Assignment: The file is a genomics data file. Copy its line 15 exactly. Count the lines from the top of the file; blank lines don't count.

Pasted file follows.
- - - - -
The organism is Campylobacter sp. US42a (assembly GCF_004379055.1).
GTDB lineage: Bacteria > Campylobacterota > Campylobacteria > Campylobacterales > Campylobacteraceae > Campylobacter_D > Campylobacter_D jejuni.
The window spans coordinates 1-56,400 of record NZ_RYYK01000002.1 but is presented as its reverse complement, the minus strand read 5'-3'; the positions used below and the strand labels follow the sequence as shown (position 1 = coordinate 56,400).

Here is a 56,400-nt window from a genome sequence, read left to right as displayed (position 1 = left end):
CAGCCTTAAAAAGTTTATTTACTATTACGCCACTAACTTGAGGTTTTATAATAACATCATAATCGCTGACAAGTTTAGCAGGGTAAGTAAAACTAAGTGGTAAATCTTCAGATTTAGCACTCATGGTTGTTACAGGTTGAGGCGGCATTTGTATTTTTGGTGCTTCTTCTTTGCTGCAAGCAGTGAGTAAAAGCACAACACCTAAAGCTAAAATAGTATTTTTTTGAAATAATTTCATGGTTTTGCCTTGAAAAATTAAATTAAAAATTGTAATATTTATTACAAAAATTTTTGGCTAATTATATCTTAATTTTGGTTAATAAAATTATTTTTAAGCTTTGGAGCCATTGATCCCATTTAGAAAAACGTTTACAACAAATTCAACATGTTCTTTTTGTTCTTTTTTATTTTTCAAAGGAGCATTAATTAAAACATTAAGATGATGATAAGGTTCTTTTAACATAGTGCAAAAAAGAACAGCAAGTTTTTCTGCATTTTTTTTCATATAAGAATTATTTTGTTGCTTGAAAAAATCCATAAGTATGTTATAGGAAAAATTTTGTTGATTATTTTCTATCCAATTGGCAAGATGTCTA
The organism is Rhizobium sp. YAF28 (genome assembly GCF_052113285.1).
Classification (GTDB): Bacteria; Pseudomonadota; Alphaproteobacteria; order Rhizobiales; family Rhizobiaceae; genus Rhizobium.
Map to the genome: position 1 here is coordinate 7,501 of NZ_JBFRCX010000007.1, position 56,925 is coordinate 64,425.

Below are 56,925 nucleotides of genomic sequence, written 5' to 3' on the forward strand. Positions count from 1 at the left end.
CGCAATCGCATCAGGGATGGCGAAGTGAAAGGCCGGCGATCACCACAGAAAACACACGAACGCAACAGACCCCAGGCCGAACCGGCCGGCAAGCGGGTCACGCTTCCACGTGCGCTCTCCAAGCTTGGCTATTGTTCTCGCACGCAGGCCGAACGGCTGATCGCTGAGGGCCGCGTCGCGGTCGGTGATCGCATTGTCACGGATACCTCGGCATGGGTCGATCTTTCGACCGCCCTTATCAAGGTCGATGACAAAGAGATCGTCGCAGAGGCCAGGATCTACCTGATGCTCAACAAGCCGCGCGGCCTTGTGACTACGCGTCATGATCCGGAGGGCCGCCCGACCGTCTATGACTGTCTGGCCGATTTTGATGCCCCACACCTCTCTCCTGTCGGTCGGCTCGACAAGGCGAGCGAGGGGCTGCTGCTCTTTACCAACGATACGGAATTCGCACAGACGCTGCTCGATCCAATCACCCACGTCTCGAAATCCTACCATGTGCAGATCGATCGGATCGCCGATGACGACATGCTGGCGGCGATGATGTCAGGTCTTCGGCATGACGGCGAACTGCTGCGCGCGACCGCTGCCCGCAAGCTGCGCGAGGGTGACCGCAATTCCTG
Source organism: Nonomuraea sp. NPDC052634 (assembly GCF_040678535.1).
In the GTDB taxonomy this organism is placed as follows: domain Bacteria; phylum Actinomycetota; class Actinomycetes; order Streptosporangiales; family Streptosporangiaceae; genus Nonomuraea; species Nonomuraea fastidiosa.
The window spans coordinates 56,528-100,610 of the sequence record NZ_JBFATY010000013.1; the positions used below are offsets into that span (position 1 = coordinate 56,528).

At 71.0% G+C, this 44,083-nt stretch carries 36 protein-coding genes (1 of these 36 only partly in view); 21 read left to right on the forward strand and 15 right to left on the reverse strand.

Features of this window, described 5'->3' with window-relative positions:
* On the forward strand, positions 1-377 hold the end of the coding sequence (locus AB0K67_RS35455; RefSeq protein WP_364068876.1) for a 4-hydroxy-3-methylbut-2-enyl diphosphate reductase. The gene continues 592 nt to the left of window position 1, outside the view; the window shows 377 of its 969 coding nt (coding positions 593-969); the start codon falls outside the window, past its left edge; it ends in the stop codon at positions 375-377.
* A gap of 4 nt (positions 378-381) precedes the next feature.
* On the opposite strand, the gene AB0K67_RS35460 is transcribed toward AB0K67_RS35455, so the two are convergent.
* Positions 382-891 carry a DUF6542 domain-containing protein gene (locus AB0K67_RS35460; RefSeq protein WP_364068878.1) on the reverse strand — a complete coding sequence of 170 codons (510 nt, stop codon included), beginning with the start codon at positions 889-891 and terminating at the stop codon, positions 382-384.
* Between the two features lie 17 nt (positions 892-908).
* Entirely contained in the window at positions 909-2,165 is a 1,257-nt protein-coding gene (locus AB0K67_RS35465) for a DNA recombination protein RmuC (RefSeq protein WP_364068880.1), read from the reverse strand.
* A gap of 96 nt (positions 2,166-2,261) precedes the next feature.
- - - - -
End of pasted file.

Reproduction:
Features of this window, described 5'->3' with window-relative positions: